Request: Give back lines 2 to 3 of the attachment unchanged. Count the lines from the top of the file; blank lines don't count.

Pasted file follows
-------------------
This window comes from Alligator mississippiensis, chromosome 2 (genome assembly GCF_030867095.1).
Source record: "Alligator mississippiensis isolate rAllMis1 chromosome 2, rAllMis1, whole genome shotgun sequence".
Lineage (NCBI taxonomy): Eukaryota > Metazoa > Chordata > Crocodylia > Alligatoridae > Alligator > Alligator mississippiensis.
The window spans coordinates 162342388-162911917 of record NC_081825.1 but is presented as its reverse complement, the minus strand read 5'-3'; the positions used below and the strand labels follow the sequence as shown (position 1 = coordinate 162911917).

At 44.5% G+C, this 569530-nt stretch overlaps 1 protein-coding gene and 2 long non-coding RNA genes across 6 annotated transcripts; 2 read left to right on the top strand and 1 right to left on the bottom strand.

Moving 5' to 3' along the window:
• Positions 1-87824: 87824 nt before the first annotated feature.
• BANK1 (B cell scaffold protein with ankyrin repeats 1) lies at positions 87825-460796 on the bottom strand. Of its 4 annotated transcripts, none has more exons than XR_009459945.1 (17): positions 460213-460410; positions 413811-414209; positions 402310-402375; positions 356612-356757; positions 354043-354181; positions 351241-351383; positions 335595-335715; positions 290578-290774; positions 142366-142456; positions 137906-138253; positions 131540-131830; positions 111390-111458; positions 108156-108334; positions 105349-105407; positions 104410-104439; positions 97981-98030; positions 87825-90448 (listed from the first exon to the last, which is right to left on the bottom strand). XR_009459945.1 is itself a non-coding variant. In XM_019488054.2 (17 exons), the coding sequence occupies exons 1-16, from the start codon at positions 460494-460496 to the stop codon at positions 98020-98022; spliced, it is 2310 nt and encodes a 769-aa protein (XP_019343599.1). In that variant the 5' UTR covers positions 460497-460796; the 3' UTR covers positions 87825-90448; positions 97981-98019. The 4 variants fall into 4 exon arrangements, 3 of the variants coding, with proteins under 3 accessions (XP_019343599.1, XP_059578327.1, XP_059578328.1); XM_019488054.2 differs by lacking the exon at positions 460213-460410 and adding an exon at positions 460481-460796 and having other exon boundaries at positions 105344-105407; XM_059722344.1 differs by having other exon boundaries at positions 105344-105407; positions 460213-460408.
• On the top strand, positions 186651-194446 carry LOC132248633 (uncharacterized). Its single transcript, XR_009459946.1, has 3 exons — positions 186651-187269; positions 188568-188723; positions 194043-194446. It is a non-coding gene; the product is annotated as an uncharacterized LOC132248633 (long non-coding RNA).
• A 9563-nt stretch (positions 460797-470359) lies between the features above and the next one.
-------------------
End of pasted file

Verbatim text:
Source record: "Alligator mississippiensis isolate rAllMis1 chromosome 2, rAllMis1, whole genome shotgun sequence".
Lineage (NCBI taxonomy): Eukaryota > Metazoa > Chordata > Crocodylia > Alligatoridae > Alligator > Alligator mississippiensis.